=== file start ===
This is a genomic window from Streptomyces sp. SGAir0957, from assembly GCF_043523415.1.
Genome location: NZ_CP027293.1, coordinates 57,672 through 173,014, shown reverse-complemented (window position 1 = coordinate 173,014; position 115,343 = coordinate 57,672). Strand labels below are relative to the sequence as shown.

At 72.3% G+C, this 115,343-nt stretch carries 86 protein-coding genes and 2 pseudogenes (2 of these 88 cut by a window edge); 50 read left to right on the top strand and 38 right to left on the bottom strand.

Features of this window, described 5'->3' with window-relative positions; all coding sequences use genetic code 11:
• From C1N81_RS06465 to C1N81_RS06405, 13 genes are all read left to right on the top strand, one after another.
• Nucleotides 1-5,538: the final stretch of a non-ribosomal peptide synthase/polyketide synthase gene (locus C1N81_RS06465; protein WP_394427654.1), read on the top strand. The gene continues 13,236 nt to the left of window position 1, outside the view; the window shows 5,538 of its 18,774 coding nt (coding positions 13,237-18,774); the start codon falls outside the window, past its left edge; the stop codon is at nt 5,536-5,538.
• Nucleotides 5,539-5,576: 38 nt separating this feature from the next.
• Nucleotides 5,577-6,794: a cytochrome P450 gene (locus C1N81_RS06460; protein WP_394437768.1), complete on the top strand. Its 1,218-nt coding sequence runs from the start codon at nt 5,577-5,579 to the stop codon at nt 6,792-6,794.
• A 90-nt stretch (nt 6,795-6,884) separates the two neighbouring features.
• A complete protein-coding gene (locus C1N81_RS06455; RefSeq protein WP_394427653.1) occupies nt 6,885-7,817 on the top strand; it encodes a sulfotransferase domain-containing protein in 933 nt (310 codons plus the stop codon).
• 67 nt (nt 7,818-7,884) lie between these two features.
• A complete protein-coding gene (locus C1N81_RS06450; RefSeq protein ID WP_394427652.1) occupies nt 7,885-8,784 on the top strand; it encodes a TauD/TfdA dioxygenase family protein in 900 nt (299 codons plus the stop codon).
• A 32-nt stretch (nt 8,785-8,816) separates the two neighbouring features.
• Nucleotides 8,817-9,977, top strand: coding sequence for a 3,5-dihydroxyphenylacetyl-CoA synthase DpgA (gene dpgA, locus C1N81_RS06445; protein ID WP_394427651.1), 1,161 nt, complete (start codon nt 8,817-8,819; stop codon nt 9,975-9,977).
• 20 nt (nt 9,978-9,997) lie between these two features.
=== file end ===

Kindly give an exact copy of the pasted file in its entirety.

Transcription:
This is a genomic window from Streptomyces sp. SGAir0957, from assembly GCF_043523415.1.
Genome location: NZ_CP027293.1, coordinates 57,672 through 173,014, shown reverse-complemented (window position 1 = coordinate 173,014; position 115,343 = coordinate 57,672). Strand labels below are relative to the sequence as shown.

At 72.3% G+C, this 115,343-nt stretch carries 86 protein-coding genes and 2 pseudogenes (2 of these 88 cut by a window edge); 50 read left to right on the top strand and 38 right to left on the bottom strand.

Features of this window, described 5'->3' with window-relative positions; all coding sequences use genetic code 11:
• From C1N81_RS06465 to C1N81_RS06405, 13 genes are all read left to right on the top strand, one after another.
• Nucleotides 1-5,538: the final stretch of a non-ribosomal peptide synthase/polyketide synthase gene (locus C1N81_RS06465; protein WP_394427654.1), read on the top strand. The gene continues 13,236 nt to the left of window position 1, outside the view; the window shows 5,538 of its 18,774 coding nt (coding positions 13,237-18,774); the start codon falls outside the window, past its left edge; the stop codon is at nt 5,536-5,538.
• Nucleotides 5,539-5,576: 38 nt separating this feature from the next.
• Nucleotides 5,577-6,794: a cytochrome P450 gene (locus C1N81_RS06460; protein WP_394437768.1), complete on the top strand. Its 1,218-nt coding sequence runs from the start codon at nt 5,577-5,579 to the stop codon at nt 6,792-6,794.
• A 90-nt stretch (nt 6,795-6,884) separates the two neighbouring features.
• A complete protein-coding gene (locus C1N81_RS06455; RefSeq protein WP_394427653.1) occupies nt 6,885-7,817 on the top strand; it encodes a sulfotransferase domain-containing protein in 933 nt (310 codons plus the stop codon).
• 67 nt (nt 7,818-7,884) lie between these two features.
• A complete protein-coding gene (locus C1N81_RS06450; RefSeq protein ID WP_394427652.1) occupies nt 7,885-8,784 on the top strand; it encodes a TauD/TfdA dioxygenase family protein in 900 nt (299 codons plus the stop codon).
• A 32-nt stretch (nt 8,785-8,816) separates the two neighbouring features.
• Nucleotides 8,817-9,977, top strand: coding sequence for a 3,5-dihydroxyphenylacetyl-CoA synthase DpgA (gene dpgA, locus C1N81_RS06445; protein ID WP_394427651.1), 1,161 nt, complete (start codon nt 8,817-8,819; stop codon nt 9,975-9,977).
• 20 nt (nt 9,978-9,997) lie between these two features.